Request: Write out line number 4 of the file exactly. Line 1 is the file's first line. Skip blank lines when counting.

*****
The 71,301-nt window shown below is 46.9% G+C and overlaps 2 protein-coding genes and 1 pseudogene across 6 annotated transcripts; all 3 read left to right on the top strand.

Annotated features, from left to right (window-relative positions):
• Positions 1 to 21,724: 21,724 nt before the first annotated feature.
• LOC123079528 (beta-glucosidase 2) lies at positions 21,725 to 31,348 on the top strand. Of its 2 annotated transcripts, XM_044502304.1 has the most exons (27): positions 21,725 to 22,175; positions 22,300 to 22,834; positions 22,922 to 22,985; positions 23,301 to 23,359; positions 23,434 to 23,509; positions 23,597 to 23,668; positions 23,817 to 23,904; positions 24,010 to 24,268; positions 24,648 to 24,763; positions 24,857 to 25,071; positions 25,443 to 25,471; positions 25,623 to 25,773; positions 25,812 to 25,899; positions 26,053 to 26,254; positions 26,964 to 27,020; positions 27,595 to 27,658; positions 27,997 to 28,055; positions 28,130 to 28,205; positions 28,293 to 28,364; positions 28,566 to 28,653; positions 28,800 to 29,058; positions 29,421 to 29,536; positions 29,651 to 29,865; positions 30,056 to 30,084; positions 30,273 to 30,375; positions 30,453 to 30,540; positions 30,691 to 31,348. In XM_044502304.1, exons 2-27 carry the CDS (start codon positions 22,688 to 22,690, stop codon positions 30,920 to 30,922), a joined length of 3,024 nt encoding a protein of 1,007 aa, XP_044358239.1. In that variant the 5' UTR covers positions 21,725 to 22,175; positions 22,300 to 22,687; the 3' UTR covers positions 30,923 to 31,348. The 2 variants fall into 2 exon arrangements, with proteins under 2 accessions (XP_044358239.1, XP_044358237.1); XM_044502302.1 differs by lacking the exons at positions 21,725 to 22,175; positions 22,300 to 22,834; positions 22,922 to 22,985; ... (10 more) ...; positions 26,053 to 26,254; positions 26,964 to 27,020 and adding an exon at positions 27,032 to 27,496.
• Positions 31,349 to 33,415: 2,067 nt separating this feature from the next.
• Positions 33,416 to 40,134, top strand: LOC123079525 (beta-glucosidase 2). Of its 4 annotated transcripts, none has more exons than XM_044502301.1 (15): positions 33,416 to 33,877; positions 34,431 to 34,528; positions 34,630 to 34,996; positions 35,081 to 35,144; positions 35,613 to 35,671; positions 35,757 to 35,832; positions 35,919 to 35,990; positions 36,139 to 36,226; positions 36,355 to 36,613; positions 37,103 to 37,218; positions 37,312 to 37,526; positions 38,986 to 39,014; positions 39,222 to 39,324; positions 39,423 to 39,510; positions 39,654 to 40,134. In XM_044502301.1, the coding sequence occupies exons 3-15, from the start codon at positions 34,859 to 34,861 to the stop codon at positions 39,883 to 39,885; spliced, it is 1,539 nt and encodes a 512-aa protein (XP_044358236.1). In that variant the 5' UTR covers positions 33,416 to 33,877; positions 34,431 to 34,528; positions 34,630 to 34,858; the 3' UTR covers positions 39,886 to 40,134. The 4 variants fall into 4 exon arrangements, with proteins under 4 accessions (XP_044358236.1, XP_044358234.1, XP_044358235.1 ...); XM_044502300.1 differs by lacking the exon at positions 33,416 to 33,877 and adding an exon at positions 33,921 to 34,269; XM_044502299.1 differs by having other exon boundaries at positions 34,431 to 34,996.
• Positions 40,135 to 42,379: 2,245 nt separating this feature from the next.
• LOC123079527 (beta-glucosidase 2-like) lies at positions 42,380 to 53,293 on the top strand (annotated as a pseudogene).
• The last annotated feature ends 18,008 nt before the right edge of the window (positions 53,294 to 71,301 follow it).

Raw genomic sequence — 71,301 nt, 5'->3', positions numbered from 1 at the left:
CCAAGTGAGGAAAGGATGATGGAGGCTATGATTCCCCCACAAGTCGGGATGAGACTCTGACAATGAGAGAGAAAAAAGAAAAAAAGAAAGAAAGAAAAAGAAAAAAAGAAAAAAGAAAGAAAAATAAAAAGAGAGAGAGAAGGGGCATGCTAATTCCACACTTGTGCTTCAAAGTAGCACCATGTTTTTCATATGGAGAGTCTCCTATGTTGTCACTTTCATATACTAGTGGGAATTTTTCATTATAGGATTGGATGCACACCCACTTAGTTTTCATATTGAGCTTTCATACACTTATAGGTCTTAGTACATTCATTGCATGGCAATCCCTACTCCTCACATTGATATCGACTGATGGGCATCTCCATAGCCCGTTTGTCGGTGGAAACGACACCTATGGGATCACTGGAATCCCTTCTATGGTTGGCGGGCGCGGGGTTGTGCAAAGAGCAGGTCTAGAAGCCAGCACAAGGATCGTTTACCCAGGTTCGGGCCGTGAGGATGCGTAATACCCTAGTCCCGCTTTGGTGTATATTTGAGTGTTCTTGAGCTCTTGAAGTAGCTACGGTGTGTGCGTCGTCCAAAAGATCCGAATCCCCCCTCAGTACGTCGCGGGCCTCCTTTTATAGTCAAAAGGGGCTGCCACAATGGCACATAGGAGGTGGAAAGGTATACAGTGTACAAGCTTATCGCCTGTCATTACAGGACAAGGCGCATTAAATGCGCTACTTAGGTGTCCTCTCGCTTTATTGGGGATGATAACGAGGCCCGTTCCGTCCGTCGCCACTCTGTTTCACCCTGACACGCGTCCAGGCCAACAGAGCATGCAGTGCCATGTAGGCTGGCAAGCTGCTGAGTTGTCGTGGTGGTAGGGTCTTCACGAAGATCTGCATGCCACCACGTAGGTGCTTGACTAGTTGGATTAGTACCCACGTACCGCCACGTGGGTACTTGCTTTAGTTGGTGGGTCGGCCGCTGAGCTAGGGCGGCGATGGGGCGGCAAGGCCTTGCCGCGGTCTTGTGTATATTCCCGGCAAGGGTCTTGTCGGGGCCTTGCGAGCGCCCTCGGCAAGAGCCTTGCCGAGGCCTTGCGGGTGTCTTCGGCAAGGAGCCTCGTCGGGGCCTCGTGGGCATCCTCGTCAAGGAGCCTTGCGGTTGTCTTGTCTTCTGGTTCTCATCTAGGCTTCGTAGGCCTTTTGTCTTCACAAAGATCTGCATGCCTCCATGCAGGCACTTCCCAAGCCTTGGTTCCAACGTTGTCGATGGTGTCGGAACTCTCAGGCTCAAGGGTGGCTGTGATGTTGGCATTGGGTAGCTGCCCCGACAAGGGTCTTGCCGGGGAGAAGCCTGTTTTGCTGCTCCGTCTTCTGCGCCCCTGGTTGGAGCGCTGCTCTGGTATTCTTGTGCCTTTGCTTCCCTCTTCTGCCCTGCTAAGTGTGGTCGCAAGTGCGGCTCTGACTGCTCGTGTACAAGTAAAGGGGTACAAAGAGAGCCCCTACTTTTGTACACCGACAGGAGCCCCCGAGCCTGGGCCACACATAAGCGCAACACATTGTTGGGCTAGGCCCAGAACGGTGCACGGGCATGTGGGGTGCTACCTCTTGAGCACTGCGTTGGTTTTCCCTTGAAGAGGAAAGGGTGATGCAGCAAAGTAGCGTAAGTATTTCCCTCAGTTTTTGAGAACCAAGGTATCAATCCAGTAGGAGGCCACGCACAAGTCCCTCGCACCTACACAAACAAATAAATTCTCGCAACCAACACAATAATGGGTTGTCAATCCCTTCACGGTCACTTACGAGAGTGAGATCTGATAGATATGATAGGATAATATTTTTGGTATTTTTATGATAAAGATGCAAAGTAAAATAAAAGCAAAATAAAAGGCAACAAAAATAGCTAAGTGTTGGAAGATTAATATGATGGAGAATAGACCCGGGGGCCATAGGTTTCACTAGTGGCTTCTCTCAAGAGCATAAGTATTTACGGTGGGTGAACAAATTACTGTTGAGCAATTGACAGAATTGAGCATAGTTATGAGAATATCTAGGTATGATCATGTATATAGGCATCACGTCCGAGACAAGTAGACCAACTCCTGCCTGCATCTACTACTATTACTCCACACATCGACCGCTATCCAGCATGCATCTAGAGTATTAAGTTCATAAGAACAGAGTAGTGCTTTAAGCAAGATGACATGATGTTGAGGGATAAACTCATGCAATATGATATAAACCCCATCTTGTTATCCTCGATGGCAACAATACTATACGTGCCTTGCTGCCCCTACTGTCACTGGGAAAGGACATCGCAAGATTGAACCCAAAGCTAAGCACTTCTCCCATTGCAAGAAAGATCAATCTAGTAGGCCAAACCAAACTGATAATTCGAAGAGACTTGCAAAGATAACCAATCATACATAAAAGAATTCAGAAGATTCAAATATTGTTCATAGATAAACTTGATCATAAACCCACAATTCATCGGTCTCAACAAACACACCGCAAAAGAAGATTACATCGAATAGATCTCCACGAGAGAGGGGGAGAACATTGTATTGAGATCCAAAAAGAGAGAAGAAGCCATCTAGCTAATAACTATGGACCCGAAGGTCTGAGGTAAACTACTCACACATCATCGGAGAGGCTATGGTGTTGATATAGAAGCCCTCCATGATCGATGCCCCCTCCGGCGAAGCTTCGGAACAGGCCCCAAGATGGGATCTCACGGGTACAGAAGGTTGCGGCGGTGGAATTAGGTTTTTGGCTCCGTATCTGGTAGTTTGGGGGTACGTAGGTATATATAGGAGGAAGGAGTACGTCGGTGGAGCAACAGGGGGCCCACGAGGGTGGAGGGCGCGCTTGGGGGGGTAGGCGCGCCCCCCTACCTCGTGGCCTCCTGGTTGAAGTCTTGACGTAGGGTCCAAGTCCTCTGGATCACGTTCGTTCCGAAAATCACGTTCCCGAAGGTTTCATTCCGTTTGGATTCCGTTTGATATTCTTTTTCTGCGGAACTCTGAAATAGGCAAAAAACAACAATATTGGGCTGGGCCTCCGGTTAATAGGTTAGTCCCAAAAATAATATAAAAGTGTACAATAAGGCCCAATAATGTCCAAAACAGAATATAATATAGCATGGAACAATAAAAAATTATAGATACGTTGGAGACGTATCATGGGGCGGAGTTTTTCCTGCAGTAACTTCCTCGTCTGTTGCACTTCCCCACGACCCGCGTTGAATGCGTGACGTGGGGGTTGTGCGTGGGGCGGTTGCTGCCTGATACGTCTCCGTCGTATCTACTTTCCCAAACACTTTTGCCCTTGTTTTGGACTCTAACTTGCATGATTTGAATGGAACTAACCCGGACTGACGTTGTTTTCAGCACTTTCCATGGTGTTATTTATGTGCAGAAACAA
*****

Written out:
• LOC123079528 (beta-glucosidase 2) lies at positions 21,725 to 31,348 on the top strand. Of its 2 annotated transcripts, XM_044502304.1 has the most exons (27): positions 21,725 to 22,175; positions 22,300 to 22,834; positions 22,922 to 22,985; positions 23,301 to 23,359; positions 23,434 to 23,509; positions 23,597 to 23,668; positions 23,817 to 23,904; positions 24,010 to 24,268; positions 24,648 to 24,763; positions 24,857 to 25,071; positions 25,443 to 25,471; positions 25,623 to 25,773; positions 25,812 to 25,899; positions 26,053 to 26,254; positions 26,964 to 27,020; positions 27,595 to 27,658; positions 27,997 to 28,055; positions 28,130 to 28,205; positions 28,293 to 28,364; positions 28,566 to 28,653; positions 28,800 to 29,058; positions 29,421 to 29,536; positions 29,651 to 29,865; positions 30,056 to 30,084; positions 30,273 to 30,375; positions 30,453 to 30,540; positions 30,691 to 31,348. In XM_044502304.1, exons 2-27 carry the CDS (start codon positions 22,688 to 22,690, stop codon positions 30,920 to 30,922), a joined length of 3,024 nt encoding a protein of 1,007 aa, XP_044358239.1. In that variant the 5' UTR covers positions 21,725 to 22,175; positions 22,300 to 22,687; the 3' UTR covers positions 30,923 to 31,348. The 2 variants fall into 2 exon arrangements, with proteins under 2 accessions (XP_044358239.1, XP_044358237.1); XM_044502302.1 differs by lacking the exons at positions 21,725 to 22,175; positions 22,300 to 22,834; positions 22,922 to 22,985; ... (10 more) ...; positions 26,053 to 26,254; positions 26,964 to 27,020 and adding an exon at positions 27,032 to 27,496.